Euro Disney has struggled and made a profit for a little more than half of the years it’s been in operation, and any gains this year are the result of a refinancing deal, not increased visitation or cost cuts.
Euro Disney, the theme park complex on the outskirts of Paris, is expected to announce reduced net losses for the first half of 2013 as a result of a €1.3bn (£1.1bn) debt refinancing deal with its 39.8% shareholder the Walt Disney Company.
Since Euro Disney opened in 1992 it has made an annual loss 13 times.
In September a refinancing of the loan used to fund the resort allowed the company to save €45m over the next five years.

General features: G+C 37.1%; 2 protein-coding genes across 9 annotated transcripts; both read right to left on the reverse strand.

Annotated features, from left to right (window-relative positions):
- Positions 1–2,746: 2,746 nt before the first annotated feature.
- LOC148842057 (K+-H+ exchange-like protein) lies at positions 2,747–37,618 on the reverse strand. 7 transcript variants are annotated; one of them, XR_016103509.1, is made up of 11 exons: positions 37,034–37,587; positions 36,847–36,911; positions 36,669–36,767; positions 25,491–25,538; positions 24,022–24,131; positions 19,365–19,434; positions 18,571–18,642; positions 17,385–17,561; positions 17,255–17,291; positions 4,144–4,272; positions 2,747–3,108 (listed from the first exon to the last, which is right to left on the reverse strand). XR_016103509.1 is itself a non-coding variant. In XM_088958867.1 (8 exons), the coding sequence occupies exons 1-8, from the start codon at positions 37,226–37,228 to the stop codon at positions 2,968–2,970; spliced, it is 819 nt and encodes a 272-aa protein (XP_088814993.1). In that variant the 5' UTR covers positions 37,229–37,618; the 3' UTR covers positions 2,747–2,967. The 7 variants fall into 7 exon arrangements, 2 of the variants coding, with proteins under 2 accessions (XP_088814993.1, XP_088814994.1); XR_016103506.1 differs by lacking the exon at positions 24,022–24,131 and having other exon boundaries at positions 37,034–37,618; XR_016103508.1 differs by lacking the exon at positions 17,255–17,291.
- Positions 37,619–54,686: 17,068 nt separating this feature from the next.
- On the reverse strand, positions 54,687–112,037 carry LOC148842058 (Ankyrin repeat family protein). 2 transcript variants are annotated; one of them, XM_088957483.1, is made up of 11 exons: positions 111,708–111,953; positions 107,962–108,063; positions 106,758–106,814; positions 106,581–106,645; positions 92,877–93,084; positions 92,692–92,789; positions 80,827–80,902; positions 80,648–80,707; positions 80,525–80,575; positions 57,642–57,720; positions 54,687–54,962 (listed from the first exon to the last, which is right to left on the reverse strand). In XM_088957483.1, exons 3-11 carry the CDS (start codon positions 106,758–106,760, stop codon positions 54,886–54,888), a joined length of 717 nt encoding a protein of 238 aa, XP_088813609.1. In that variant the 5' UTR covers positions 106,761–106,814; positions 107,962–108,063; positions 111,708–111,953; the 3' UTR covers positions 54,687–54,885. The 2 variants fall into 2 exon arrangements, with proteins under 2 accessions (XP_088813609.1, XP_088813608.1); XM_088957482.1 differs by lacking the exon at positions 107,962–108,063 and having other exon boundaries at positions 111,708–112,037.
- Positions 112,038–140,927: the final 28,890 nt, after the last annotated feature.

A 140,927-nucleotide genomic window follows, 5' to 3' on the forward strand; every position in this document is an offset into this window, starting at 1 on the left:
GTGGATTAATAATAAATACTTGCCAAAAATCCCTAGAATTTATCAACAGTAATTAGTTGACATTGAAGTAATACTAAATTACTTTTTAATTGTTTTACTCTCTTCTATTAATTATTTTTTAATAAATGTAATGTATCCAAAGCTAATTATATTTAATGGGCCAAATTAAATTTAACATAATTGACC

A leading City analyst says that the results for the first half of 2013 will be the first evidence of positive impact from the debt deal. “Last year it made a net loss of €100m and I have it at €96m this year. It’s a small improvement because of the refinancing,” says the analyst.
Revenues are expected to increase 1.7% to €562m.
Euro Disney is also facing demands from France’s largest trade union to give its 14,500 staff a pay rise of up to 1.5%. If Euro Disney refuses it risks repeating scenes from last year when staff marched on strike through its flagship park and the daily parade through the Victorian themed Main Street of Disneyland Paris was called off just as celebrities had begun to arrive to celebrate its 20th anniversary.
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Photo credit: The entrance to Disneyland Park outside of Paris, France. Shaun Dunmall / Flickr